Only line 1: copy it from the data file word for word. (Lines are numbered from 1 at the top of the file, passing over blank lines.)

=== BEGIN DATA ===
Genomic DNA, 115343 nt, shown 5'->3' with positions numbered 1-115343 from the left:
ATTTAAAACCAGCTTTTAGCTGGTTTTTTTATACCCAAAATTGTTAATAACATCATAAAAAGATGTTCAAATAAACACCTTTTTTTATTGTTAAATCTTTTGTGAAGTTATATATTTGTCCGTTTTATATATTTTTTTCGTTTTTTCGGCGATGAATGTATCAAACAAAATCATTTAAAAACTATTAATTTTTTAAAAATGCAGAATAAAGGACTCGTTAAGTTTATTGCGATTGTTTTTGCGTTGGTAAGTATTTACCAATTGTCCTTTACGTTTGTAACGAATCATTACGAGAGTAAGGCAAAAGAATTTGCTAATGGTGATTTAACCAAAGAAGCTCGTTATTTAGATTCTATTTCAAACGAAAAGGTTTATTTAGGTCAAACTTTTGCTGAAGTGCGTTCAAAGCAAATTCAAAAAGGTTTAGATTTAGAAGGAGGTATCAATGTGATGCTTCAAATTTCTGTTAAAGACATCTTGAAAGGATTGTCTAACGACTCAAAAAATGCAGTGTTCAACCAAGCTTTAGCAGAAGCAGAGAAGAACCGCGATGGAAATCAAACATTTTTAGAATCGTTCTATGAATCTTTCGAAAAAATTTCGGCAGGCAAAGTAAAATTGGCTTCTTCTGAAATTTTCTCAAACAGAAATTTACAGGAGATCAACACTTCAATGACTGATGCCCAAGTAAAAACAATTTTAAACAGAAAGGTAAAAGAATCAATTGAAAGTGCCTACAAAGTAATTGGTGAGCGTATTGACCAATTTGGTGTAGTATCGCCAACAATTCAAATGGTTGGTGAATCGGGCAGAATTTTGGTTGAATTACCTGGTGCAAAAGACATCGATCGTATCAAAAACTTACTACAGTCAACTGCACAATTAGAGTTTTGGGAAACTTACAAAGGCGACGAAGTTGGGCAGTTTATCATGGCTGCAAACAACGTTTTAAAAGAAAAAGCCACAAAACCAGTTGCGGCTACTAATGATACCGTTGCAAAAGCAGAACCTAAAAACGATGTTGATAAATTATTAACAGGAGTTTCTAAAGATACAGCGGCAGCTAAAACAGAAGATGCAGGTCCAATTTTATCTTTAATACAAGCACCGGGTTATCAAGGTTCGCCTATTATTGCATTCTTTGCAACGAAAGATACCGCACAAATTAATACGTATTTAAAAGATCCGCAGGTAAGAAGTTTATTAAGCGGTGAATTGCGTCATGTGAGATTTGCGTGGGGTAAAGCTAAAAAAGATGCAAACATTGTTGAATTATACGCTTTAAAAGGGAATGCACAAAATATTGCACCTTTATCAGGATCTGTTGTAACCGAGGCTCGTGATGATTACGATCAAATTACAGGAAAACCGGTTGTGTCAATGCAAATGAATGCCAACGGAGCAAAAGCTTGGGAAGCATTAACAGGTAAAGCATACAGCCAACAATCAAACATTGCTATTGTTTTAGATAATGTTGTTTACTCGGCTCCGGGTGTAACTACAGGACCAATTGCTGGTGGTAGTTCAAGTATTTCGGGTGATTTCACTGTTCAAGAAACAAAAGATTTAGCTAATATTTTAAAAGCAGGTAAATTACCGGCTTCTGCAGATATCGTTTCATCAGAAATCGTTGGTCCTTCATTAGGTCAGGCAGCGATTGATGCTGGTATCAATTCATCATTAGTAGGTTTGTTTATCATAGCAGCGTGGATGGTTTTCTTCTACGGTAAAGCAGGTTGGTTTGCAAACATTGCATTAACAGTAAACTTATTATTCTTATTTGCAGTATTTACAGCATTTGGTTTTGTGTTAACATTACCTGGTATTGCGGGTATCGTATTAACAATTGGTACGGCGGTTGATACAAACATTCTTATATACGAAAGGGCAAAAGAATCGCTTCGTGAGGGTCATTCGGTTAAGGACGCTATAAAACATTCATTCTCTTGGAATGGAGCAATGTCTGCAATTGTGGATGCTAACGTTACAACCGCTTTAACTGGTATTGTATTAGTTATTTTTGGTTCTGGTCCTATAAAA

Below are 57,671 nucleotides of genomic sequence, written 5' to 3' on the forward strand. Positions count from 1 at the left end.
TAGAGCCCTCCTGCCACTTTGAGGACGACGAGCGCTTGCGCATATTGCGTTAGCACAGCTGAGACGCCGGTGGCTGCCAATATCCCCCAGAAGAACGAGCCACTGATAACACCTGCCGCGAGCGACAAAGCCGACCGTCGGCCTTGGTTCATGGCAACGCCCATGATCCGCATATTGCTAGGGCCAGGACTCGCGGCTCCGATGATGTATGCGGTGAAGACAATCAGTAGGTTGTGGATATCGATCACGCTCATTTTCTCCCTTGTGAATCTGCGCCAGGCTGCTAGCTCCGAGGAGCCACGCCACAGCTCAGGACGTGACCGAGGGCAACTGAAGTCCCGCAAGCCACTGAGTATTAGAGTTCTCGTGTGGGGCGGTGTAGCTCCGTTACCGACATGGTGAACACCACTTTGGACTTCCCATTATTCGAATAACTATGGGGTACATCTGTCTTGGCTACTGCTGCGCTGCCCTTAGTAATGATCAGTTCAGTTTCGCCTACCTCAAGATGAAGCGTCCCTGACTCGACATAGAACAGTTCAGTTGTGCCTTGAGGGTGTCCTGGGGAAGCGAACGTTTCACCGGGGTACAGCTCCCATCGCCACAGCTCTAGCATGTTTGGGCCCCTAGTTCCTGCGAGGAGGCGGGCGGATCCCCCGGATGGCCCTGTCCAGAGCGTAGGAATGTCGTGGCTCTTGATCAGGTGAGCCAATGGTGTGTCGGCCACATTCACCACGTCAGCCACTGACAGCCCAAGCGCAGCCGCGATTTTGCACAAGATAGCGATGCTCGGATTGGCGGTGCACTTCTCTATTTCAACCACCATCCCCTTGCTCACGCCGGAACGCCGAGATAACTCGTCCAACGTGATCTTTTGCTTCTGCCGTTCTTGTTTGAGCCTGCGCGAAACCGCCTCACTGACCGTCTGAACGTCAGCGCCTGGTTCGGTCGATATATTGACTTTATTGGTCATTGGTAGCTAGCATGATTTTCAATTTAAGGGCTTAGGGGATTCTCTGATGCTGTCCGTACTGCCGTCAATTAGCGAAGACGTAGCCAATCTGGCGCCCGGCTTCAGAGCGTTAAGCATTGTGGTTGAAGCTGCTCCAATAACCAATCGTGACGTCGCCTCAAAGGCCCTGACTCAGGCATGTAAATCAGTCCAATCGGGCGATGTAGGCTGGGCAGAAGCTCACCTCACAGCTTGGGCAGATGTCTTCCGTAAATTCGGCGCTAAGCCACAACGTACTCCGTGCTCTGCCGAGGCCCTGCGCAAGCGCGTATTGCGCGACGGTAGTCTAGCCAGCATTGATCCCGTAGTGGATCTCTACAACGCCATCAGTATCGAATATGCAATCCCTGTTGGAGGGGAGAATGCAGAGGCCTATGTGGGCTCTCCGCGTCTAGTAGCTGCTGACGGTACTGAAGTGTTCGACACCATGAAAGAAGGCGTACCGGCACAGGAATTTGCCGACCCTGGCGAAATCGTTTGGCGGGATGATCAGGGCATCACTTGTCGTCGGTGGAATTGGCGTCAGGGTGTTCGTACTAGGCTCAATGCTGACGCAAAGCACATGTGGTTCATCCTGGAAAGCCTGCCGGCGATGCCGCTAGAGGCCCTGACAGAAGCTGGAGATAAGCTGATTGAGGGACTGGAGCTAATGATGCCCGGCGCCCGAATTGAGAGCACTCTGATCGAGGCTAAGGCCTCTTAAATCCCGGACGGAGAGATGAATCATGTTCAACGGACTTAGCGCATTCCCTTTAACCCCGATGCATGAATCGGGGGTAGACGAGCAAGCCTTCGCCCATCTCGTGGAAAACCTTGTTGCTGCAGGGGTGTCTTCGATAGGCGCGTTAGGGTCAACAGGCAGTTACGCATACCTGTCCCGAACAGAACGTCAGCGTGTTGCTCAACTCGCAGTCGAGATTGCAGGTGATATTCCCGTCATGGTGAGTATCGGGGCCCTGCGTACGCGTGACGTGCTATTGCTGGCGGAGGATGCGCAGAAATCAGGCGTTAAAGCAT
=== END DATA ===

Genomic DNA, 115343 nt, shown 5'->3' with positions numbered 1-115343 from the left: